Politics

the end of an American dream reveals a party lost

He was once a potential moderate Republican president, but his path was opposite to the violent racism one since taken by the Republican Party.

Then US secretary of state Colin Powell in 2002 (Image: AP/J Scott Applewhite)

If, as several figures including US President Joe Biden have noted, Colin Powell embodied the American dream, it’s true in a far richer sense than the details of his biography.

The son of Jamaican immigrants who grew in Harlem, he rose to the highest ranks of the US military and became chairman of the Joint Chiefs of Staff, then near to the top of US politics — all American dream stuff, assuredly.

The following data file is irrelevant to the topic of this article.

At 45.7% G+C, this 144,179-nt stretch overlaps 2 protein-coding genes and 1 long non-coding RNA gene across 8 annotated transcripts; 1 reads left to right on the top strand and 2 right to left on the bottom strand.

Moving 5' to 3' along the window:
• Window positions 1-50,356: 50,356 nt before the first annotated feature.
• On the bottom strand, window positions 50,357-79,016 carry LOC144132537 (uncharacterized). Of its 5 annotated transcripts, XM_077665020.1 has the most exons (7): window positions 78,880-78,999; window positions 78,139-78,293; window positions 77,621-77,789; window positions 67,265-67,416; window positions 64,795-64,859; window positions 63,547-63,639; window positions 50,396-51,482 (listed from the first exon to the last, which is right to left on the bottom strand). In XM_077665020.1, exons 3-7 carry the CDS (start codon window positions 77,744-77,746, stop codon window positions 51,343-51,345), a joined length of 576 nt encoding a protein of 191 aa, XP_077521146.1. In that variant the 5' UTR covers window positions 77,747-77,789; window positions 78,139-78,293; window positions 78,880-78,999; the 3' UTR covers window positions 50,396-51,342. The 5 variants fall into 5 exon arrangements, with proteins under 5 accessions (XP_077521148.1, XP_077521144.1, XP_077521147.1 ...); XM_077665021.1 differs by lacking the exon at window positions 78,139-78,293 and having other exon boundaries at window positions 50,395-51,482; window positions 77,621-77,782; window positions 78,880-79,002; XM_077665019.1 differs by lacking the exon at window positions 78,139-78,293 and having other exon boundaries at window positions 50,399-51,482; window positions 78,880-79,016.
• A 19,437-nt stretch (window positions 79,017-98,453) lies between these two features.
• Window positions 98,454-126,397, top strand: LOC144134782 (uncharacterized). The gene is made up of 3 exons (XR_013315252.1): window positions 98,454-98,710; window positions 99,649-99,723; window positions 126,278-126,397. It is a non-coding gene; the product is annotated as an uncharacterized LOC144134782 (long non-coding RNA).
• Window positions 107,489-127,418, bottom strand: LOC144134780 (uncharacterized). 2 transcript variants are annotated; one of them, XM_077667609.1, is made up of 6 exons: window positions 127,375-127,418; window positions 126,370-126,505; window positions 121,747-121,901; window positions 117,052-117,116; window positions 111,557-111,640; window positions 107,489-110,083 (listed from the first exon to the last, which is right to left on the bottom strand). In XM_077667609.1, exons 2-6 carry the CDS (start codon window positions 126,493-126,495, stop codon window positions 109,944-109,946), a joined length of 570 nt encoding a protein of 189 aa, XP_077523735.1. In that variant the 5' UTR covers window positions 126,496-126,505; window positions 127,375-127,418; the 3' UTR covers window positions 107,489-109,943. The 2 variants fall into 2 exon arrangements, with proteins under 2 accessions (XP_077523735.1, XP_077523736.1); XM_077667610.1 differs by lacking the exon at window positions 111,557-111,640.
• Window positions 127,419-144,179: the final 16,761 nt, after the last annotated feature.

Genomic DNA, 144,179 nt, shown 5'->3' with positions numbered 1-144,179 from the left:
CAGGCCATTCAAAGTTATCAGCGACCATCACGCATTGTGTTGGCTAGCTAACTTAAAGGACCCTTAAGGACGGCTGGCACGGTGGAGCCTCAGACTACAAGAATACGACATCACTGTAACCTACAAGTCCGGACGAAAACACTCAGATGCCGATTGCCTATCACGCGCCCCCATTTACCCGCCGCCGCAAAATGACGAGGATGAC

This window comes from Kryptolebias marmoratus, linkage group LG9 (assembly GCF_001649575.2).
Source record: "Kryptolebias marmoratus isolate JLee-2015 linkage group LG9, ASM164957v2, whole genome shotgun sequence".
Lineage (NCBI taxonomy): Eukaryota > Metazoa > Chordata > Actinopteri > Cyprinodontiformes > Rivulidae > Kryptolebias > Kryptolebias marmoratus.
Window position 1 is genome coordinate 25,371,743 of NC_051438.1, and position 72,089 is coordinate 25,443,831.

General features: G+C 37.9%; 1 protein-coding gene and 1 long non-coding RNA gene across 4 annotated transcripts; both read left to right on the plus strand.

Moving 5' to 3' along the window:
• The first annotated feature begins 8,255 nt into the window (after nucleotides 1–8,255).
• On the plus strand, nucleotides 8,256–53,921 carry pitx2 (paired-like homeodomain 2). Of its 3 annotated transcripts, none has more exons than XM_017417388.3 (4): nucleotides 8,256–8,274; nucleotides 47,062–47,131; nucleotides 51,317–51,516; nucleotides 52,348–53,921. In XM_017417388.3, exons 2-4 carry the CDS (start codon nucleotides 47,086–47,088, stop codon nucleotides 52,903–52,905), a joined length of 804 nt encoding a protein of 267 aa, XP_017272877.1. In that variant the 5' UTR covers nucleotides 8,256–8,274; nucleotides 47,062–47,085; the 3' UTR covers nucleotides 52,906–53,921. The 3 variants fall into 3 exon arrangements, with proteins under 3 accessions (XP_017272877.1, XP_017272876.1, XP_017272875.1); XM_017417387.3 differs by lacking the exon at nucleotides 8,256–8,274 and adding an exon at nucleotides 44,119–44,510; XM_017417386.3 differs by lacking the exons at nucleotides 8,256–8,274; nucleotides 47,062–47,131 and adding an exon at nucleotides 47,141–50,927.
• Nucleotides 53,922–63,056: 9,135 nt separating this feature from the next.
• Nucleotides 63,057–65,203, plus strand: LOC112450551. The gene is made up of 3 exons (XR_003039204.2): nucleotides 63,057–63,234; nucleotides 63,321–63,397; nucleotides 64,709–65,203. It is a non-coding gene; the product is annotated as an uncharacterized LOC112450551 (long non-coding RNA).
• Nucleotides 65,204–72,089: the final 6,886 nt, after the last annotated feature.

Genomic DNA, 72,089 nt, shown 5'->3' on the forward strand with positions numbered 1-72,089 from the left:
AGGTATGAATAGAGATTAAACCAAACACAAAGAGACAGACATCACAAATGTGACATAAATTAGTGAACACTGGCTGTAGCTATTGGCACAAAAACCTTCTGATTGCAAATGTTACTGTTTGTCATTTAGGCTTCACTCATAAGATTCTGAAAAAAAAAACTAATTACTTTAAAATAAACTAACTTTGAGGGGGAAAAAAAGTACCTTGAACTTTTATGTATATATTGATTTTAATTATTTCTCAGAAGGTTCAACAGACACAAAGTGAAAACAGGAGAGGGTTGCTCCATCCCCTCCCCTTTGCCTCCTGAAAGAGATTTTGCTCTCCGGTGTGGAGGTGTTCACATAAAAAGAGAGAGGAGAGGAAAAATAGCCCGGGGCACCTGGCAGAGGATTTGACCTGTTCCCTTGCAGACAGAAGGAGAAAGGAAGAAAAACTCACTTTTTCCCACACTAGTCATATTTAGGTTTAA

But if Powell’s rise to prominence via the extraordinary killing power of the US military reflects the less PR-friendly and military fetishistic dimension of the American dream, his political fate perfectly illustrates how America, and particularly the Republicans, lost their way. That he ended up dying as a result of complications from a plague that Donald Trump helped flourish across the US is a bitter coda to the way he, and the American dream, both became detached from the grim truth of 21st century America.

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